Since the age of five, it was clear that there was something different about the way Kallie interacted with the world around her. At school, Kallie was extremely particular, needing special attention to ensure things were done in a way that she agreed with, but otherwise generally well behaved. At home, her mother remembers her behavior as anything but good mannered with Kallie spitting on the floor, throwing furniture and demonstrating other aggressive, angry behaviors that were shocking to see from such a young child. Kallie’s mom struggled with how to react and sought help from a therapist. Continue reading
I lost my good friend, Craig McAuliff, on Friday. He was an incredibly joyful person, who enriched the lives of all those who knew him. Family and friends came first in Craig’s life and he made sure we knew how much he cared about each of us. As full of life as Craig was, he also suffered from depression. His battle against the disease was a battle that I share with him and have written about here before. That shared struggle only amplified my already deep appreciation of our friendship. While I hope that he knew how much I, and so many others, cared about him, I regret never looking him in the eye and thanking him for not only being the best friend I could ask for, but also being so open and honest with me about that facet of his life.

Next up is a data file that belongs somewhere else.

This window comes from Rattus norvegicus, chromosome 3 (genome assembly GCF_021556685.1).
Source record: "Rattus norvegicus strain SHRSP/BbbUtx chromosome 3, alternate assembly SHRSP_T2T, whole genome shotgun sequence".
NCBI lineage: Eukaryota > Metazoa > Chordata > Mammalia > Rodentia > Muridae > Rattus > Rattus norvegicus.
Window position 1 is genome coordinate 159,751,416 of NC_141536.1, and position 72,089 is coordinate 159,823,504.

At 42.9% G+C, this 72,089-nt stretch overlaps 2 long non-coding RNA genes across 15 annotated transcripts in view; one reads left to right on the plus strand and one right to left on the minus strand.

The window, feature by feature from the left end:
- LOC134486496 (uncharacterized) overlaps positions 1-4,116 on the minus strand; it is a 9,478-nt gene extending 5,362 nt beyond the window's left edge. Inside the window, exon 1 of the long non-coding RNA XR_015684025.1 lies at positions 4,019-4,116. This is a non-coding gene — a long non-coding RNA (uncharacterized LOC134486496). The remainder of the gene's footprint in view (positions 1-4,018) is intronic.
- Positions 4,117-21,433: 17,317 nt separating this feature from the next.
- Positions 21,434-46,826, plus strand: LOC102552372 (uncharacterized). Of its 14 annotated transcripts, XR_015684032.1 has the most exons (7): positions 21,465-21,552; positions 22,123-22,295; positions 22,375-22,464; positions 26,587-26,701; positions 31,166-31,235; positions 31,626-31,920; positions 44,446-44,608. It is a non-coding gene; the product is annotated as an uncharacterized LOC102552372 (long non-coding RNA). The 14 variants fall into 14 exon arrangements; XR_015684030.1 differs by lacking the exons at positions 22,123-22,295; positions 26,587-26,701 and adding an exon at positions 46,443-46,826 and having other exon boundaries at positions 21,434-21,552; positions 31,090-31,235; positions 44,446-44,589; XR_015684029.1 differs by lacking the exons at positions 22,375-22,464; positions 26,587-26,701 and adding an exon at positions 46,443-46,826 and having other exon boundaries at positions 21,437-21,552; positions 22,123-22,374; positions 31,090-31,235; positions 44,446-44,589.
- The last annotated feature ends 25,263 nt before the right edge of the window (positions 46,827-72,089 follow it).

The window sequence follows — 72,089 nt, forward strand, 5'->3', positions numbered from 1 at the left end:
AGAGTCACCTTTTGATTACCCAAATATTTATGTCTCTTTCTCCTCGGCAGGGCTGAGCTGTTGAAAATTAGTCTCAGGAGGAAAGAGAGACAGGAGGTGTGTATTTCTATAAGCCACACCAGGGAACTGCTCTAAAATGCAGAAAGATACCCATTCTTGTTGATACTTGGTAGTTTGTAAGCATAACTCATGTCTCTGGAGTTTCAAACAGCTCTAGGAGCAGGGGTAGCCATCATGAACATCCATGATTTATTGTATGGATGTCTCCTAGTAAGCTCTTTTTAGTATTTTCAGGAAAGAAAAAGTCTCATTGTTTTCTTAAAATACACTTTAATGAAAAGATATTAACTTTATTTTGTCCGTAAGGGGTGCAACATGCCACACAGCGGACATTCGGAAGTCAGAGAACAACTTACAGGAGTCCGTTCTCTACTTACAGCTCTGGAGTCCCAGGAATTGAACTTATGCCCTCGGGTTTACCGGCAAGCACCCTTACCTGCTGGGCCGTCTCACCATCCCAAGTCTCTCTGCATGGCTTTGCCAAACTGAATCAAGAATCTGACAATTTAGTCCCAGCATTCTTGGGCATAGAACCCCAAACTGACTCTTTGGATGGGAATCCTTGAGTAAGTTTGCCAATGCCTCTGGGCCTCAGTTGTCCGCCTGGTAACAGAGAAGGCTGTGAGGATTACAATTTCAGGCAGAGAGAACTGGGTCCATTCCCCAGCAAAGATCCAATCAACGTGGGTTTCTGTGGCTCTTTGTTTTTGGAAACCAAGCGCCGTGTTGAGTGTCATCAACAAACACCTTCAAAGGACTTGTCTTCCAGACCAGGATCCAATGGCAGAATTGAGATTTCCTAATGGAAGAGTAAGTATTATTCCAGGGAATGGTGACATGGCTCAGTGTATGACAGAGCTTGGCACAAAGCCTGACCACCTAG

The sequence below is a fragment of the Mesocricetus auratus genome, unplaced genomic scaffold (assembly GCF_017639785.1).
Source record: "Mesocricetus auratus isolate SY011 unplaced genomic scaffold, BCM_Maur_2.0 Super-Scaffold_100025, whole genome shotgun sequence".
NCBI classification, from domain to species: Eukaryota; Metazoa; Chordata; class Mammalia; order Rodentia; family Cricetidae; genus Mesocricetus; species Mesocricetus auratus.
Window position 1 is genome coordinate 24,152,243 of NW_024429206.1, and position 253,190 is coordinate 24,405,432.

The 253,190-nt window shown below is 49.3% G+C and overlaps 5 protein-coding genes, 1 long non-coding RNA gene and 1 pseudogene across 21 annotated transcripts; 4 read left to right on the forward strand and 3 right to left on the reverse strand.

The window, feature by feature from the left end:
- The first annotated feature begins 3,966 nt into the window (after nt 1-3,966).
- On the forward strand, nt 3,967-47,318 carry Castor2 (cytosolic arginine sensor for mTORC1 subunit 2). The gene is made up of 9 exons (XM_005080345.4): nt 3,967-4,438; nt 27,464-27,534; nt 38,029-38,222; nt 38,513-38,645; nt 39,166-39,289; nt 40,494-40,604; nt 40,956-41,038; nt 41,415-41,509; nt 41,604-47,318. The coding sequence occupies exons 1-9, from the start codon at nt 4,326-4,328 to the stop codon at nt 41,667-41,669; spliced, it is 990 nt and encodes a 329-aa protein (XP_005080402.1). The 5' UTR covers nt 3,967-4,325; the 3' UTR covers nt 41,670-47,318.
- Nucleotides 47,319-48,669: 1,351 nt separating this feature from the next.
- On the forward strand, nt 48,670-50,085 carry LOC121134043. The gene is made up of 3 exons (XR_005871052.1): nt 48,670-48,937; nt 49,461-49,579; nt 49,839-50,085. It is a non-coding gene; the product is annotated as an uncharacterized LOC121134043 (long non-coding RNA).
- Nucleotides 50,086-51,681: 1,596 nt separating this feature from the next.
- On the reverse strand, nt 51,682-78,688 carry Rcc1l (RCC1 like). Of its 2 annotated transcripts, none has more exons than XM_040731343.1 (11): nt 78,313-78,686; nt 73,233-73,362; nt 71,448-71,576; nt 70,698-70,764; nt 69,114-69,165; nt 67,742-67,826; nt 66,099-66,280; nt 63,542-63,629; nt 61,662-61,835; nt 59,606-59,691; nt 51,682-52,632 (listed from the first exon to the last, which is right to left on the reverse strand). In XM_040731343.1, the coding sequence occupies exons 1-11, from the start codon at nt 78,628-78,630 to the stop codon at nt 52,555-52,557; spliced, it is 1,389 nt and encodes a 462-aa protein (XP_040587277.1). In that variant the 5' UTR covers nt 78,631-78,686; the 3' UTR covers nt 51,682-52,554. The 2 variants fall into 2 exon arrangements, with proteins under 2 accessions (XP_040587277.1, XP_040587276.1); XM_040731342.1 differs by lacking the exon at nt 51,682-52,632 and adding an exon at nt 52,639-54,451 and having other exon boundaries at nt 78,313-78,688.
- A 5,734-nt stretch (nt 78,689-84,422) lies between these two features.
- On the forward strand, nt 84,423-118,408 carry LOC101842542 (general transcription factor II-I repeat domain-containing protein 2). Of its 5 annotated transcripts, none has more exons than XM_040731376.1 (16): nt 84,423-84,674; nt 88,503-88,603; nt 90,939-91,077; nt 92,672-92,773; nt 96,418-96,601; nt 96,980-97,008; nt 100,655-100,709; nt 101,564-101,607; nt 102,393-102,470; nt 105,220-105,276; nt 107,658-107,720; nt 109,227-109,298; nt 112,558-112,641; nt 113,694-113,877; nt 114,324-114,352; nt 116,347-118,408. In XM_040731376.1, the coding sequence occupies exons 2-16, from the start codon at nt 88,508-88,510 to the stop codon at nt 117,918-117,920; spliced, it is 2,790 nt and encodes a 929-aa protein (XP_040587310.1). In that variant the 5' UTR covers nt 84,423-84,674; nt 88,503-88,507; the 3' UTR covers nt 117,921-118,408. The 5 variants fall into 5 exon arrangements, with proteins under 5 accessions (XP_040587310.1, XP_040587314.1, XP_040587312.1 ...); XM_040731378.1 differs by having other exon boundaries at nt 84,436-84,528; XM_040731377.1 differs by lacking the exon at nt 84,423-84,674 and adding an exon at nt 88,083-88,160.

Today, October 10th, marks two years that I’ve been sober. A milestone, to be sure, but I don’t always view my sobriety as a source of pride. Although it grows smaller by the day, there is still a part of me that’s ashamed by the fact that I decided to quit drinking; a voice that tells me it’s a character flaw or an indication that I cannot successfully manage a life in which I drink. As time has passed and I’ve become more accepting of my own struggles, I’ve grown to recognize that my own relationship with alcohol is not isolated to a story of addiction but part of a larger battle with anxiety and depression. And while I’ve fought these battles for most of my life, I’ve felt alone in those attempts until only recently. The associated shame and guilt that I carried on a daily basis could feel impossible to overcome at times, and it’s not hard for me to understand the thoughts of those who become hopeless in a state of desperation. I have lost friends and family to suicide, some very recently. There is frequently a stigma associated with mental illness, addiction and suicide and we can too often project a moral judgment on those who are suffering. The hardest thing for me has always been the desire to be truly seen by others; to find people who can relate to what I have been through and continue to go through on a daily basis; to understand that I am not alone. It has been difficult for me to overcome both the stigma that surrounds these struggles and my own fear of what those that I care about most will think of me as a result of them. However, I have found comfort and gained a deeper understanding of my own journey through the experiences of others, and want to share my story of why I quit drinking in the hopes that it may provide similar comfort and understanding to others.